Let’s cut to the chase. Is it anything like The Hunger Games?
Well, there’s a bow, arrows and a quiver, but that’s about it. Although people do get knocked out one by one, they thankfully live to shoot another day, and watch the rest of the Games safely from the stands.
So who are we cheering for?
Australia has only one female representative - Olympic debutant Alice Ingley.
Have we got a shot?
Anything can happen at the Olympics, but it’s fair to say that 23 year old Ingley is not one of the favourites going into the Games. We’ll be right behind her all the same!
South Korea crush Olympic archery - they’ve won 19 gold medals, and 34 medals in total.
Shoot the arrow as close as you can to the bullseye. The closer you get to the middle, the more points you get, which you probably figured out for yourself. That’s about all you really need.
But to take it a bit deeper, archery is a knockout competition, in a best of five sets arrangement. Each archer gets three arrows, with the winner of each bout progressing until the gold medal round. It’s similar to a tennis tournament, with 64 athletes lining up in the first round.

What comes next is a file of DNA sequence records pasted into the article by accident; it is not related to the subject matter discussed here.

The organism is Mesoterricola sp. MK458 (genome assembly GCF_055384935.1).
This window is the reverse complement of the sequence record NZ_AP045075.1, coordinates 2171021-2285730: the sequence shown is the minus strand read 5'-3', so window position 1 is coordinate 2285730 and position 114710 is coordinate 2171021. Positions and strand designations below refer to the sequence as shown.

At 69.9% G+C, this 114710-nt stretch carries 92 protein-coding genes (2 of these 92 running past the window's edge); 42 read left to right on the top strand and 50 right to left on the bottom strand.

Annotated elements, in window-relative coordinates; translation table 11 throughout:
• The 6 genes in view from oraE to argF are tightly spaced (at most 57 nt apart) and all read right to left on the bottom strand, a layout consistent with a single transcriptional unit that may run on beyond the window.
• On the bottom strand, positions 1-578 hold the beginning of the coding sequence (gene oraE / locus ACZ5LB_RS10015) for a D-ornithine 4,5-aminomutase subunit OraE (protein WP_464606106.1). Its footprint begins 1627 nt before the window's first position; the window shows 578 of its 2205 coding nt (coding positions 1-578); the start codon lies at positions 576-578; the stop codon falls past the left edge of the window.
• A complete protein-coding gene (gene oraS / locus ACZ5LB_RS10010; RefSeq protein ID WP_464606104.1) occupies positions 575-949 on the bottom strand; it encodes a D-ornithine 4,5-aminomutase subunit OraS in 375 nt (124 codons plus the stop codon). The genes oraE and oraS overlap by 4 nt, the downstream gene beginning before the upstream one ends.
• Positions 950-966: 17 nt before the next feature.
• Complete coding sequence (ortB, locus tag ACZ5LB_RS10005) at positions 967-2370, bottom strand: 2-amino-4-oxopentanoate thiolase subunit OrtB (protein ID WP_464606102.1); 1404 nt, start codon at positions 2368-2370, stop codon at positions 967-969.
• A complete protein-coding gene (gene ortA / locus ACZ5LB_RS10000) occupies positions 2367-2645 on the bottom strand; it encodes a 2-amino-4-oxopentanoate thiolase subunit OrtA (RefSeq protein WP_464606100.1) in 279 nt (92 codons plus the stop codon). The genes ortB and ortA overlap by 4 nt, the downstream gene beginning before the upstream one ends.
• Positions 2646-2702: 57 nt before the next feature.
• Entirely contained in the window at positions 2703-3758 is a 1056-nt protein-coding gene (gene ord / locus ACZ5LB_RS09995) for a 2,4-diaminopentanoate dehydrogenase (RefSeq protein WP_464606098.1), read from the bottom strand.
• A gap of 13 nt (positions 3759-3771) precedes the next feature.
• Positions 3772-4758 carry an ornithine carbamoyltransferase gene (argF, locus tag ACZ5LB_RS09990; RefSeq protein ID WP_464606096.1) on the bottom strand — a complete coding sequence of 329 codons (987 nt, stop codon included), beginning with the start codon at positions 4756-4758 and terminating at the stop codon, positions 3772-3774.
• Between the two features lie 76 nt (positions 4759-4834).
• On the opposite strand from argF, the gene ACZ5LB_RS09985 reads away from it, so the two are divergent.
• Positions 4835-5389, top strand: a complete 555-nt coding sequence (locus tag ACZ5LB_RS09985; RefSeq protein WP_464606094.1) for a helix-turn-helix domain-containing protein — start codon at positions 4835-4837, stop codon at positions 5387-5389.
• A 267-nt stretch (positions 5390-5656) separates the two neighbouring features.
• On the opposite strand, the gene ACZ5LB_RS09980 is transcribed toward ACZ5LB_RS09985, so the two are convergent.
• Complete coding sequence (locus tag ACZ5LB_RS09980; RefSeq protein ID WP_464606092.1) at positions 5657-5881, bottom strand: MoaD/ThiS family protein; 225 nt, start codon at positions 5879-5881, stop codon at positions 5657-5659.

Before competition officially begins, the archers take part in a 72-arrow qualification round to determine their seeding - the 64th ranked archer will shoot against the number one ranked archer.
Draw - The act of pulling the bow string.
Bracer - An arm guard.
Face - The target.
Fletching - The feathers or coloured plastic “wings” attached towards the rear of an arrow.
Quiver - A pouch used to hold arrows and other accessories.
Nock - The plastic device at the end of an arrow in which the string is placed.
Porpoising - The movement of arrow up and down during flight.
Each archer marks their arrows with their initials.
Is it true Geena Davis once tried out for the US archery team?
Yep! Here’s the photo of your dreams.
The women’s individual competition will run from Day 3-Day 7 (August 8-12), with the rankings round kicking off on Saturday August 6 at 2am AEST, the day of the opening ceremony.
Australia has won two archery medals - Simon Fairweather’s gold in Sydney 2000, and Tim Cuddihy’s bronze in Athens 2004.
This guide was put together with help from sportsister.com.